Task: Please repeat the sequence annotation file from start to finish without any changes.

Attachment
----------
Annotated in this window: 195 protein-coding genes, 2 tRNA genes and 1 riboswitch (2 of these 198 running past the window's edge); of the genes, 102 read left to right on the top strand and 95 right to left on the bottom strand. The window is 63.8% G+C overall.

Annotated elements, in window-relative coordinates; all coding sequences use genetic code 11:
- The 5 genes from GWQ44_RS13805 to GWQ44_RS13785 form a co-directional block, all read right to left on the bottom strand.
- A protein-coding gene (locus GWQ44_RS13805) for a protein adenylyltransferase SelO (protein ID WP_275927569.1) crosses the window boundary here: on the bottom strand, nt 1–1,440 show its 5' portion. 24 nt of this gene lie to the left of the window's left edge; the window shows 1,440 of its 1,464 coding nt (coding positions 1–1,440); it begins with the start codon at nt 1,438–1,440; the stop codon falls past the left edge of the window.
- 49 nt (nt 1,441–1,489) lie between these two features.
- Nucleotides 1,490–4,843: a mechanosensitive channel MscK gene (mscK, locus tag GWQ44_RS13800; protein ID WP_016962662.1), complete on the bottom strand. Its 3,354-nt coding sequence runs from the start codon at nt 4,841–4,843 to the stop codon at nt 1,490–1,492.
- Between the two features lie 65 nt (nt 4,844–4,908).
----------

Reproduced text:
Annotated in this window: 195 protein-coding genes, 2 tRNA genes and 1 riboswitch (2 of these 198 running past the window's edge); of the genes, 102 read left to right on the top strand and 95 right to left on the bottom strand. The window is 63.8% G+C overall.

Annotated elements, in window-relative coordinates; all coding sequences use genetic code 11:
- The 5 genes from GWQ44_RS13805 to GWQ44_RS13785 form a co-directional block, all read right to left on the bottom strand.
- A protein-coding gene (locus GWQ44_RS13805) for a protein adenylyltransferase SelO (protein ID WP_275927569.1) crosses the window boundary here: on the bottom strand, nt 1–1,440 show its 5' portion. 24 nt of this gene lie to the left of the window's left edge; the window shows 1,440 of its 1,464 coding nt (coding positions 1–1,440); it begins with the start codon at nt 1,438–1,440; the stop codon falls past the left edge of the window.
- 49 nt (nt 1,441–1,489) lie between these two features.
- Nucleotides 1,490–4,843: a mechanosensitive channel MscK gene (mscK, locus tag GWQ44_RS13800; protein ID WP_016962662.1), complete on the bottom strand. Its 3,354-nt coding sequence runs from the start codon at nt 4,841–4,843 to the stop codon at nt 1,490–1,492.
- Between the two features lie 65 nt (nt 4,844–4,908).